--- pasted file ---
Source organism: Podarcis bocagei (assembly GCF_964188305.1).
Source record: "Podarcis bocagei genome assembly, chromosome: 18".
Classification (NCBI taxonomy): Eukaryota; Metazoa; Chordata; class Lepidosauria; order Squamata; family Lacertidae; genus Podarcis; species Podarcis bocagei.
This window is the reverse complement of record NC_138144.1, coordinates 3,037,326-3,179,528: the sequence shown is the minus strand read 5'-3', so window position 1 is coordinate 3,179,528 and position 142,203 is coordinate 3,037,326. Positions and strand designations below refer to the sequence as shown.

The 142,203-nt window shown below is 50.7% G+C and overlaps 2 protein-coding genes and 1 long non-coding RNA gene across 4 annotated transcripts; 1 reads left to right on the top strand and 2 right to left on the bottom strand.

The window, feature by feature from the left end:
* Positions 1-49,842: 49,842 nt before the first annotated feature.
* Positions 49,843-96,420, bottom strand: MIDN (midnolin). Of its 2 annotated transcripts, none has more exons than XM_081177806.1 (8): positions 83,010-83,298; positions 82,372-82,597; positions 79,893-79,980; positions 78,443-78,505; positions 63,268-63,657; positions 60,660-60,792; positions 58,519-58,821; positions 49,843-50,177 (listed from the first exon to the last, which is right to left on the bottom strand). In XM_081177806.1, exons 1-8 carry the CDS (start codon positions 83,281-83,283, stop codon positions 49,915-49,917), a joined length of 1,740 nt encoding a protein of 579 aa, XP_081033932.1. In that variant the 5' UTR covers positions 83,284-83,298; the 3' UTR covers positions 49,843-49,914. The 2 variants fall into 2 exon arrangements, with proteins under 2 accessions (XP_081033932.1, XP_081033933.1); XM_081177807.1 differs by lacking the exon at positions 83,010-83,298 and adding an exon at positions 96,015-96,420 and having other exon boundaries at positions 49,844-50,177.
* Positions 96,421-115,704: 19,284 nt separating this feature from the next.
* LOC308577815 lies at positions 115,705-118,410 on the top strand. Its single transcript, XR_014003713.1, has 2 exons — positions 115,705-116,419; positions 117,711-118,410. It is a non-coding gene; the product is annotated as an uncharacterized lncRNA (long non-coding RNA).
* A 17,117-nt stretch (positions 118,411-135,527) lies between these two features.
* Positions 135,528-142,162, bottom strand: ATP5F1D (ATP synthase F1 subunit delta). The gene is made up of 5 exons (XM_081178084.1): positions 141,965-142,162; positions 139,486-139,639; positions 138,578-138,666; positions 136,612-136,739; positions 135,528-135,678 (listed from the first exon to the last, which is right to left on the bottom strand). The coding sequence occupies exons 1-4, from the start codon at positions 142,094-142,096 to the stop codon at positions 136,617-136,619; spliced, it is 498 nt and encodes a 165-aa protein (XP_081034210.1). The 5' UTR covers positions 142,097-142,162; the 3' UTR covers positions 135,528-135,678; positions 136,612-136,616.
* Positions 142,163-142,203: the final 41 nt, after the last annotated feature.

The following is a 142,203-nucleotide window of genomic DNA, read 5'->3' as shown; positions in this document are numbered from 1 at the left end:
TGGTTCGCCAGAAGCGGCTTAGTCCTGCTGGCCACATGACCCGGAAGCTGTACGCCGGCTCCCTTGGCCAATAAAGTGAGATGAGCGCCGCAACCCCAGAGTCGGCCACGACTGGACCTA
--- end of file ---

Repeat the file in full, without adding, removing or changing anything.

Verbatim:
Source organism: Podarcis bocagei (assembly GCF_964188305.1).
Source record: "Podarcis bocagei genome assembly, chromosome: 18".
Classification (NCBI taxonomy): Eukaryota; Metazoa; Chordata; class Lepidosauria; order Squamata; family Lacertidae; genus Podarcis; species Podarcis bocagei.
This window is the reverse complement of record NC_138144.1, coordinates 3,037,326-3,179,528: the sequence shown is the minus strand read 5'-3', so window position 1 is coordinate 3,179,528 and position 142,203 is coordinate 3,037,326. Positions and strand designations below refer to the sequence as shown.

The 142,203-nt window shown below is 50.7% G+C and overlaps 2 protein-coding genes and 1 long non-coding RNA gene across 4 annotated transcripts; 1 reads left to right on the top strand and 2 right to left on the bottom strand.

The window, feature by feature from the left end:
* Positions 1-49,842: 49,842 nt before the first annotated feature.
* Positions 49,843-96,420, bottom strand: MIDN (midnolin). Of its 2 annotated transcripts, none has more exons than XM_081177806.1 (8): positions 83,010-83,298; positions 82,372-82,597; positions 79,893-79,980; positions 78,443-78,505; positions 63,268-63,657; positions 60,660-60,792; positions 58,519-58,821; positions 49,843-50,177 (listed from the first exon to the last, which is right to left on the bottom strand). In XM_081177806.1, exons 1-8 carry the CDS (start codon positions 83,281-83,283, stop codon positions 49,915-49,917), a joined length of 1,740 nt encoding a protein of 579 aa, XP_081033932.1. In that variant the 5' UTR covers positions 83,284-83,298; the 3' UTR covers positions 49,843-49,914. The 2 variants fall into 2 exon arrangements, with proteins under 2 accessions (XP_081033932.1, XP_081033933.1); XM_081177807.1 differs by lacking the exon at positions 83,010-83,298 and adding an exon at positions 96,015-96,420 and having other exon boundaries at positions 49,844-50,177.
* Positions 96,421-115,704: 19,284 nt separating this feature from the next.
* LOC308577815 lies at positions 115,705-118,410 on the top strand. Its single transcript, XR_014003713.1, has 2 exons — positions 115,705-116,419; positions 117,711-118,410. It is a non-coding gene; the product is annotated as an uncharacterized lncRNA (long non-coding RNA).
* A 17,117-nt stretch (positions 118,411-135,527) lies between these two features.
* Positions 135,528-142,162, bottom strand: ATP5F1D (ATP synthase F1 subunit delta). The gene is made up of 5 exons (XM_081178084.1): positions 141,965-142,162; positions 139,486-139,639; positions 138,578-138,666; positions 136,612-136,739; positions 135,528-135,678 (listed from the first exon to the last, which is right to left on the bottom strand). The coding sequence occupies exons 1-4, from the start codon at positions 142,094-142,096 to the stop codon at positions 136,617-136,619; spliced, it is 498 nt and encodes a 165-aa protein (XP_081034210.1). The 5' UTR covers positions 142,097-142,162; the 3' UTR covers positions 135,528-135,678; positions 136,612-136,616.
* Positions 142,163-142,203: the final 41 nt, after the last annotated feature.

The following is a 142,203-nucleotide window of genomic DNA, read 5'->3' as shown; positions in this document are numbered from 1 at the left end:
TGGTTCGCCAGAAGCGGCTTAGTCCTGCTGGCCACATGACCCGGAAGCTGTACGCCGGCTCCCTTGGCCAATAAAGTGAGATGAGCGCCGCAACCCCAGAGTCGGCCACGACTGGACCTA